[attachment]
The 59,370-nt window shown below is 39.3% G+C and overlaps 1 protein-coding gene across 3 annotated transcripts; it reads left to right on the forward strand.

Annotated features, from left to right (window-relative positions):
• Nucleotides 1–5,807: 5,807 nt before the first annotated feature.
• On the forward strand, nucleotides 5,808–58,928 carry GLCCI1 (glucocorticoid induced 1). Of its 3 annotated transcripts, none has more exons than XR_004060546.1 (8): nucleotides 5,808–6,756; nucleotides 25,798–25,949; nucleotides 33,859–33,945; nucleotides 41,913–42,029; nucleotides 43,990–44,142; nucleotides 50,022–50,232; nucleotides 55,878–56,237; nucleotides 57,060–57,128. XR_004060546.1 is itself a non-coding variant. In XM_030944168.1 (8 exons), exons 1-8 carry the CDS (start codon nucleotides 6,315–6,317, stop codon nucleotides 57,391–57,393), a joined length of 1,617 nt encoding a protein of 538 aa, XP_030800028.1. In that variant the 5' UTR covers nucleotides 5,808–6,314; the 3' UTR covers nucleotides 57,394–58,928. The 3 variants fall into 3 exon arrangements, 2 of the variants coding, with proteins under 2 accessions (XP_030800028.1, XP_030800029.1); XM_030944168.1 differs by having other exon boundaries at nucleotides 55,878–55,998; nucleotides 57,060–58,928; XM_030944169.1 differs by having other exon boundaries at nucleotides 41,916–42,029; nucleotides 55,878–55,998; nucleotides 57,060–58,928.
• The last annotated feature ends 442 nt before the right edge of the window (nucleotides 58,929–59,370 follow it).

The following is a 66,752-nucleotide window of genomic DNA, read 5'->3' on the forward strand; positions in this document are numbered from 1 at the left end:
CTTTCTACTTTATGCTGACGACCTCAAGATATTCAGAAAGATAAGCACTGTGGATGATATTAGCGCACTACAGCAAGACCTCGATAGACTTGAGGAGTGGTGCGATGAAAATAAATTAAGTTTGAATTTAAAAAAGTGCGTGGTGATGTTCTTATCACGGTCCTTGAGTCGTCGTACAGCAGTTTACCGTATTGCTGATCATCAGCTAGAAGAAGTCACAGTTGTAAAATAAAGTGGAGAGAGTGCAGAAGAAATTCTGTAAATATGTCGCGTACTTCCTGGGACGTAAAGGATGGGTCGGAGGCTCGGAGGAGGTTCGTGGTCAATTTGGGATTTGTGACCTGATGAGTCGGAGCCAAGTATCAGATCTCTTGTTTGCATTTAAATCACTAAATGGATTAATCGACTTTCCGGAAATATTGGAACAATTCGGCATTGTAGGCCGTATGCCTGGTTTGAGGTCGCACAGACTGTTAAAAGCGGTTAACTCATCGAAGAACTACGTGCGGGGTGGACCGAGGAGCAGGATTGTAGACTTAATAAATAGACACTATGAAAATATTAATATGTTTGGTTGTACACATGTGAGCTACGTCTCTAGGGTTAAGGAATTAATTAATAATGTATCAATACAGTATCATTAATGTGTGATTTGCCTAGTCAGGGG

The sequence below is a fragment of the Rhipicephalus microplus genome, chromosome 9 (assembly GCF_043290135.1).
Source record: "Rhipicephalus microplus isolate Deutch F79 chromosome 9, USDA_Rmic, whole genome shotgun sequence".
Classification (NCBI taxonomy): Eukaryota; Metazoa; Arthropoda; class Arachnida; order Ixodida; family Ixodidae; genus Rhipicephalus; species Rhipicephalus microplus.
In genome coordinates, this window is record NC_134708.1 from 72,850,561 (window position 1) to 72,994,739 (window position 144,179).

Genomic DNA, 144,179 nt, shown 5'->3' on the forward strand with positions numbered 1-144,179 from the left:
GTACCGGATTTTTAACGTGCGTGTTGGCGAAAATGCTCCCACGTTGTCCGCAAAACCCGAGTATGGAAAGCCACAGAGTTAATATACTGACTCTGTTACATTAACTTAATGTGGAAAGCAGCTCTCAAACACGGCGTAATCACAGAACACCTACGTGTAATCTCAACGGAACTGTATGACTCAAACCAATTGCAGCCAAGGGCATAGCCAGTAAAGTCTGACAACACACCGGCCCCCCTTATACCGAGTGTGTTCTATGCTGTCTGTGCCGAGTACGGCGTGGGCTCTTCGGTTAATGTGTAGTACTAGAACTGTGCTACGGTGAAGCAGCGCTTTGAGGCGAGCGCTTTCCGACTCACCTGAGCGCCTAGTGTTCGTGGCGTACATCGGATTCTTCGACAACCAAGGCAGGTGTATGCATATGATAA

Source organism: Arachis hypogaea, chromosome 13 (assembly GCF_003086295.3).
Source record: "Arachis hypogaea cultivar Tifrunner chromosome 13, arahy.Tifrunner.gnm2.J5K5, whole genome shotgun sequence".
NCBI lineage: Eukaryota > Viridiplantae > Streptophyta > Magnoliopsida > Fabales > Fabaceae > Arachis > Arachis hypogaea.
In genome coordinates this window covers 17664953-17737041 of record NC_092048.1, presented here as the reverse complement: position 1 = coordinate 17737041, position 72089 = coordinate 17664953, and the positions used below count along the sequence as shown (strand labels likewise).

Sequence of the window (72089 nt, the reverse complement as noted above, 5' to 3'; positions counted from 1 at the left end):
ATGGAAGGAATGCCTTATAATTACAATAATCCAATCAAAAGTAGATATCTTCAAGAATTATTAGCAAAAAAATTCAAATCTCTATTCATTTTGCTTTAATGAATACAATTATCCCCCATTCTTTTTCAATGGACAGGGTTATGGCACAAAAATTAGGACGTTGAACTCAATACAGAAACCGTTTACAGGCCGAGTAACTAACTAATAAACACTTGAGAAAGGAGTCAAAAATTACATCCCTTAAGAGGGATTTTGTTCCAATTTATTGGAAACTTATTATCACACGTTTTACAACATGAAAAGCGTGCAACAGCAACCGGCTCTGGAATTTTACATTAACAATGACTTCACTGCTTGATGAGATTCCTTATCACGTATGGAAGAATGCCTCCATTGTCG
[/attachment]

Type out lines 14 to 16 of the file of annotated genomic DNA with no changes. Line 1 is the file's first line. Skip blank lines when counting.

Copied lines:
Source organism: Arachis hypogaea, chromosome 13 (assembly GCF_003086295.3).
Source record: "Arachis hypogaea cultivar Tifrunner chromosome 13, arahy.Tifrunner.gnm2.J5K5, whole genome shotgun sequence".
NCBI lineage: Eukaryota > Viridiplantae > Streptophyta > Magnoliopsida > Fabales > Fabaceae > Arachis > Arachis hypogaea.